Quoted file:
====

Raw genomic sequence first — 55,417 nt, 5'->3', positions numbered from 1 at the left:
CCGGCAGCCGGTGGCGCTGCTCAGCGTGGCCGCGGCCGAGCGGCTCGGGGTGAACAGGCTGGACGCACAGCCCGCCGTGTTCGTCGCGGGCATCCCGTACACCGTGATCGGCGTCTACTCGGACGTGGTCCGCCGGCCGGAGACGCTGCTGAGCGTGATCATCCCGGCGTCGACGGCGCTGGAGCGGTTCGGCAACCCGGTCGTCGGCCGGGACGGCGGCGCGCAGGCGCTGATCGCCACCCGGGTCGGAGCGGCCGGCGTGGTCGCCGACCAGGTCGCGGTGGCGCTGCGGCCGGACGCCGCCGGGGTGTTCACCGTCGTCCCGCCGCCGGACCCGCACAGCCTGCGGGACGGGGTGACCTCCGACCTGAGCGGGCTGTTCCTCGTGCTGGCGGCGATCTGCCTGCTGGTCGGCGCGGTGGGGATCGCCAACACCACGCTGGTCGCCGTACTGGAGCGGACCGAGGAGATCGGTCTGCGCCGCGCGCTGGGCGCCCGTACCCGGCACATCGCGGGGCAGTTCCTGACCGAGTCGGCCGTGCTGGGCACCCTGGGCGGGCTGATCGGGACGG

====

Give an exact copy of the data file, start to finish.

Raw genomic sequence first — 55,417 nt, 5'->3', positions numbered from 1 at the left:
CCGGCAGCCGGTGGCGCTGCTCAGCGTGGCCGCGGCCGAGCGGCTCGGGGTGAACAGGCTGGACGCACAGCCCGCCGTGTTCGTCGCGGGCATCCCGTACACCGTGATCGGCGTCTACTCGGACGTGGTCCGCCGGCCGGAGACGCTGCTGAGCGTGATCATCCCGGCGTCGACGGCGCTGGAGCGGTTCGGCAACCCGGTCGTCGGCCGGGACGGCGGCGCGCAGGCGCTGATCGCCACCCGGGTCGGAGCGGCCGGCGTGGTCGCCGACCAGGTCGCGGTGGCGCTGCGGCCGGACGCCGCCGGGGTGTTCACCGTCGTCCCGCCGCCGGACCCGCACAGCCTGCGGGACGGGGTGACCTCCGACCTGAGCGGGCTGTTCCTCGTGCTGGCGGCGATCTGCCTGCTGGTCGGCGCGGTGGGGATCGCCAACACCACGCTGGTCGCCGTACTGGAGCGGACCGAGGAGATCGGTCTGCGCCGCGCGCTGGGCGCCCGTACCCGGCACATCGCGGGGCAGTTCCTGACCGAGTCGGCCGTGCTGGGCACCCTGGGCGGGCTGATCGGGACGG